Review

He was an institutional pollster, marketer, focus group leader and pundit. He’s served as a strategic advisor to the Greens’ Elizabeth May (after quitting in dismay). He’s a consultant and confidante to major corporate clients, and Dan Baril has been at the end of the phone when I felt in need of some political advice – one of the four people I trust.

A month ago I gave him a review copy of my soon-to-be-released book, After the Crash. He has today given me his response. — Garth

What if Garth Turner is right again?
From Dan Baril’s blog, published Dec. 29

Chapter-after-chapter the crap scares out of you with near indisputable facts. Then, in the final chapter of his new book After the Crash, Garth Turner outlines three economic scenarios; Probable, Possible, and Worst Case. You’ll have to read the book yourself for the details when it’s available in mid-January, but that’s not what most caught my attention when I read my “review copy” of what will surely be another best-seller.

In that same final chapter, warding off the alarmist label some are sure to affix to his leathers, Turner rhetorically poses and answers two critical questions “…should a sensible, non-alarmist person worry about the “possible” or “worst case” scenarios above? Or is this stuff too over the top? The answer lies in the nature of risk. If the possibility of something happening is not 0%, then a prudent person usually does something to protect against it.”

The question I kept asking myself as I was reading, and since, is how much above zero percent probability are the Possible or the Worst Case scenarios, and to whom does one look for the answer?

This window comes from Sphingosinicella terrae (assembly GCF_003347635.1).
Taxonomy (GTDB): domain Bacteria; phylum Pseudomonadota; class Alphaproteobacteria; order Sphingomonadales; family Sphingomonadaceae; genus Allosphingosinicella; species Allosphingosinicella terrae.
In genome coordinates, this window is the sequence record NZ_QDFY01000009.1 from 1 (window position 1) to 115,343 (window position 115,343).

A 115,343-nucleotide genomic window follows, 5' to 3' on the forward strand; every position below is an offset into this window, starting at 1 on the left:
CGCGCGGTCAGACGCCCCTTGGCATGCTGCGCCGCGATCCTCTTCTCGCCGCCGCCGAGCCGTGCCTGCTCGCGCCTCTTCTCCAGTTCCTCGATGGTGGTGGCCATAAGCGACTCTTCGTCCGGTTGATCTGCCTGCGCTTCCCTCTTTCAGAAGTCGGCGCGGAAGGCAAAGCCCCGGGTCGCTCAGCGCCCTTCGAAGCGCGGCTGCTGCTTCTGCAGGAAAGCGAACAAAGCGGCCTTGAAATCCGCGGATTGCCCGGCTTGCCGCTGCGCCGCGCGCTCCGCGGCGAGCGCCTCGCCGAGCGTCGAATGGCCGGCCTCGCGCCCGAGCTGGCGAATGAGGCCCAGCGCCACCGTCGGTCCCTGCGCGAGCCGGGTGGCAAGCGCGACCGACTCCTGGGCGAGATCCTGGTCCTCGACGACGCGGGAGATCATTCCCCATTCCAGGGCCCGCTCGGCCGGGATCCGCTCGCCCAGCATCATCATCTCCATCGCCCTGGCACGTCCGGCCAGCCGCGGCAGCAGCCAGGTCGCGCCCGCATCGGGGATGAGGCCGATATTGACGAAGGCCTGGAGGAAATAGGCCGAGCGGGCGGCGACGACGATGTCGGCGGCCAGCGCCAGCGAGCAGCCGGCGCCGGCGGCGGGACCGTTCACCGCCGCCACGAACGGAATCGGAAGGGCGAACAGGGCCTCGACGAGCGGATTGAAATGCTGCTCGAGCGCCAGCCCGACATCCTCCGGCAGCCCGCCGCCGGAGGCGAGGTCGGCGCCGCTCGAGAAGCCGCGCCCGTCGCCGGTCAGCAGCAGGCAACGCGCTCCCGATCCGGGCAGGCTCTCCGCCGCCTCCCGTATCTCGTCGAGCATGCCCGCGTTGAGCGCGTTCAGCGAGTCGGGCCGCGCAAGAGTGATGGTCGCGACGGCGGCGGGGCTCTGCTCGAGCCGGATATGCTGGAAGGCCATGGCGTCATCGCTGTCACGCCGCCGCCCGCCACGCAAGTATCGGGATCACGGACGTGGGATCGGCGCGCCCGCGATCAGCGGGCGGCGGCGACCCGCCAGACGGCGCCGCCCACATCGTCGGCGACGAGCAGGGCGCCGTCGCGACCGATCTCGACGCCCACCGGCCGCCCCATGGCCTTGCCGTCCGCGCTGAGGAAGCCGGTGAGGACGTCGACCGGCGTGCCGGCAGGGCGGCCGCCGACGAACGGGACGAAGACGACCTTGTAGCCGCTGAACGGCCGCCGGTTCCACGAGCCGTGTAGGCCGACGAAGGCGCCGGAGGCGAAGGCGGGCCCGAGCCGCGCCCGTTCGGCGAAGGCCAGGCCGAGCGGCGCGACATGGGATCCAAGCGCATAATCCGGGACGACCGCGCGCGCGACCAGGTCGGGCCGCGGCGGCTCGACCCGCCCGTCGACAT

Should Canadians look to a Prime Minister and his sidekick Minister of Finance who a few months ago told Canadians “our economic fundamentals are as solid as the Canadian Shield” or to the guy about who the Canadian Press says “…more important may be that the former MP’s alarmist book about collapsing housing prices in Canada – “Greater Fool,” which he began writing last December when the sky seemed to be the limit – has turned out scarily bang-on.”

Far from being just another “how to” book – although there is some of that too – reading between the lines of After the Crash, there is a far more fundamental message about taking back that which a few decades ago many of us unwittingly gave up. Control.

Control of what is another question, as is how much and in what denomination.

Garth makes it amply clear the decision about taking control is a very personal decision which ultimately each of us has to make on our own. The book doesn’t make the decision for you but there is certainly no shortage of facts, figures and a historical context to help the reader decide. By the end of the book it’s also clear what decisions and which path Garth has, and is, taking.